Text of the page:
Marketing and sales

Meanwhile, Sonya has employed her Marketing Bot to select and optimize search engines, social media, and target marketing campaigns for her business. A Sales Bot researches and selects the appropriate ecommerce sales channels for the vintage coffee makers, including direct web sales, Amazon Marketplace, eBay, Robo-Etsy, and more.


While the product is being manufactured and marketed, a Finance bot continues to ensure that investments, capital allocation, and debt, are well-managed and that cashflow and growth are optimized. Business is going well and the community is relishing making coffee the old-fashioned way. After some time Sonya’s Finance bot alerts her to sharp declines in orders; upon carrying out her own strategic analysis she learns that low-cost competitors are edging in on market share and eroding margins. The projected outlook for the business is looking uncertain, so Sonya makes the strategic decision to re-focus her business on a new product — vintage exercise bikes to keep the millennial market energized — and gears up her bots to conquer this new challenge.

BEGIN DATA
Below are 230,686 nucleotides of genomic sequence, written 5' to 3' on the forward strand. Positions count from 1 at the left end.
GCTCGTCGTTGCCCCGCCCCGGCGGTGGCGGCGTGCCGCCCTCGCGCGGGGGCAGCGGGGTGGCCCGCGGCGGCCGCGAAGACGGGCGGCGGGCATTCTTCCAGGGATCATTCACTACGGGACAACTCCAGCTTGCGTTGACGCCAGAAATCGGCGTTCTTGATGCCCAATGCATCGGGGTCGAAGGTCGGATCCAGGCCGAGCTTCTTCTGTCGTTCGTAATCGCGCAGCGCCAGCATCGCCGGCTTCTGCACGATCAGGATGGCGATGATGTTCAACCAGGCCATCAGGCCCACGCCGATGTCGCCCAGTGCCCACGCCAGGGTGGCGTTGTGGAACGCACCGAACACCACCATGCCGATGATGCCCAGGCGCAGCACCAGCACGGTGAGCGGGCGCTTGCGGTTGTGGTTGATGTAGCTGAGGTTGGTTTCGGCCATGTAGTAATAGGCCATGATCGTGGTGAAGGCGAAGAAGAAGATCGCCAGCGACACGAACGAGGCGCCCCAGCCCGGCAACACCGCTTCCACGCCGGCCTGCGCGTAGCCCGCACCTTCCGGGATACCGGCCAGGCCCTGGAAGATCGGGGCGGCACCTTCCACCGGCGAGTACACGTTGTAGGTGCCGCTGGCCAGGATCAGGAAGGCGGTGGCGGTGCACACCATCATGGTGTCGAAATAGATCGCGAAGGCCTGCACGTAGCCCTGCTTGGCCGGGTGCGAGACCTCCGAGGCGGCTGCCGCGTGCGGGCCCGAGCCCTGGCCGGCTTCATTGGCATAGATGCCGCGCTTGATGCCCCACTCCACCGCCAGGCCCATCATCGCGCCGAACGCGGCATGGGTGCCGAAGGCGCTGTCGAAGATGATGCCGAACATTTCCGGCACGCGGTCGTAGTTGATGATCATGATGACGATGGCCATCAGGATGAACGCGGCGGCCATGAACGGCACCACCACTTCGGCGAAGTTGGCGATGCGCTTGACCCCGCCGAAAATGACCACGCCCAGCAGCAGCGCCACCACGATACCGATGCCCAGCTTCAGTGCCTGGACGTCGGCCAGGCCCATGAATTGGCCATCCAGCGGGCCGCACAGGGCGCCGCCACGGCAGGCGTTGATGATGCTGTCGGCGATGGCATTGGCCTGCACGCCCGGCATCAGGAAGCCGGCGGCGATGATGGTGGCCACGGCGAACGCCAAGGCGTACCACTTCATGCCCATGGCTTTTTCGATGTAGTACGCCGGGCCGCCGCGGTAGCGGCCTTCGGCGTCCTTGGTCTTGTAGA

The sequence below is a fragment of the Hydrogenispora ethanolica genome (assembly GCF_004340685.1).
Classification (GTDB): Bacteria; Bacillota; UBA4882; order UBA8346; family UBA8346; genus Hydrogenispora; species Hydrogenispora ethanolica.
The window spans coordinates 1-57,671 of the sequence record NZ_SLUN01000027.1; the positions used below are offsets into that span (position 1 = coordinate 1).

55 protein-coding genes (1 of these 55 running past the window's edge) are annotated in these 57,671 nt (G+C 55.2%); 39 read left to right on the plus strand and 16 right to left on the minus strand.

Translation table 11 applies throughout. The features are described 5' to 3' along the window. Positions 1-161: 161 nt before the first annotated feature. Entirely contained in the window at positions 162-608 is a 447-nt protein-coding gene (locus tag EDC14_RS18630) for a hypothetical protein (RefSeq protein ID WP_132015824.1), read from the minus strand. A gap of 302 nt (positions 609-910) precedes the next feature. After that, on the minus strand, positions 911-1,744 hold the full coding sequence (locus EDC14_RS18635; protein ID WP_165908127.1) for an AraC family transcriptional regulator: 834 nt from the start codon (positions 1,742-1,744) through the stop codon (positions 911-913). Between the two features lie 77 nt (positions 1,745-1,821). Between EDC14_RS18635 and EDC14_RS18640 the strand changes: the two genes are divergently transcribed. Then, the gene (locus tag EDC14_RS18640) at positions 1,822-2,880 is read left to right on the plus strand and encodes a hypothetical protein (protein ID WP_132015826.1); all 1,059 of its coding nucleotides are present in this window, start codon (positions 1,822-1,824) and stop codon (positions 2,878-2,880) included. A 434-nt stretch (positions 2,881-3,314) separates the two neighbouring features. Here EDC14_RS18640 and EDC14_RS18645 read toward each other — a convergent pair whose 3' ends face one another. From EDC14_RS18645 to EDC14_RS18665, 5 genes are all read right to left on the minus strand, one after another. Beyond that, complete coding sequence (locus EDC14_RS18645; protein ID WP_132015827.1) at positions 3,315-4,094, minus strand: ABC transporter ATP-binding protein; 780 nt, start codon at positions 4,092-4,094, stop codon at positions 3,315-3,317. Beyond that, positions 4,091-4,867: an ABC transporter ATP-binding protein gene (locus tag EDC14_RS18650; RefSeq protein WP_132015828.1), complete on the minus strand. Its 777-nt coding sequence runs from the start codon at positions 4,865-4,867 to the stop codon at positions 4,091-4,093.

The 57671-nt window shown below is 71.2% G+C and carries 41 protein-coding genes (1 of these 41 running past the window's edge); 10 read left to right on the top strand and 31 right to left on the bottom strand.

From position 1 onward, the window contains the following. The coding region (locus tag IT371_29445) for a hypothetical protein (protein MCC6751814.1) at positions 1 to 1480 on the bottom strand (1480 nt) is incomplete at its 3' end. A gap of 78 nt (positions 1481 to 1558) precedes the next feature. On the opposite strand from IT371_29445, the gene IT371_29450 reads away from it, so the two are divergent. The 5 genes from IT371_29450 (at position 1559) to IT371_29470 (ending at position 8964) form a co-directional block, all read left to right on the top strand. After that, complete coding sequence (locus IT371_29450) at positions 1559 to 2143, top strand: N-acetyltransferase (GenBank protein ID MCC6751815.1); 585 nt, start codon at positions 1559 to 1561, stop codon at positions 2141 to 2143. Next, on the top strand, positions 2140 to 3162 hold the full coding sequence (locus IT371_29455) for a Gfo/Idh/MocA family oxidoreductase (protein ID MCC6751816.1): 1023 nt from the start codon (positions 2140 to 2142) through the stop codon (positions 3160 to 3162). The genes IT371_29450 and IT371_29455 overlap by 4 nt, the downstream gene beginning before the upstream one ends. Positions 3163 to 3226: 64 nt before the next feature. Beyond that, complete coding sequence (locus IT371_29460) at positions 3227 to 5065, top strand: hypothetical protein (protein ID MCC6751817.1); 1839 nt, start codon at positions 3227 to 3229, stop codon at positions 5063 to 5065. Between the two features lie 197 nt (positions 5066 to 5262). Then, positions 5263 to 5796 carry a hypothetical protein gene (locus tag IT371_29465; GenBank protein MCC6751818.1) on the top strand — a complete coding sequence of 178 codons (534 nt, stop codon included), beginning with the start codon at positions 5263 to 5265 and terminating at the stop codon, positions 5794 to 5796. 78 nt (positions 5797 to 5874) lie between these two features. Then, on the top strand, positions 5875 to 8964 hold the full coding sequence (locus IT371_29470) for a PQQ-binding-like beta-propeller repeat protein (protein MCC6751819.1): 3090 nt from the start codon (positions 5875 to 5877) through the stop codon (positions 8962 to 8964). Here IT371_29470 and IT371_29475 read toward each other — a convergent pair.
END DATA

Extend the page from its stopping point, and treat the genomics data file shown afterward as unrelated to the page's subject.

As Sonya contently reflects on the efficiency and performance of her automated business bots, she contemplates when she will see the day where she might be replaced by a bot. But then she worries that perhaps she already has been.

Source: Venture Beat

Tesla Model X saves a man’s life, one day before his wedding

Tesla Crash Model X

If there’s one thing Tesla values more than raw acceleration, it’s safety. As a prime example, the Model S back in 2013 was the first vehicle to ever enjoy a 5-star safety rating across every single safety category when tested by the U.S. National Highway Traffic Safety Administration. Since then, we’ve seen no shortage of stories involving harrowing Tesla crashes where passengers miraculously survive, and in some instances, even walk out with nothing more than a few scratches and bruises.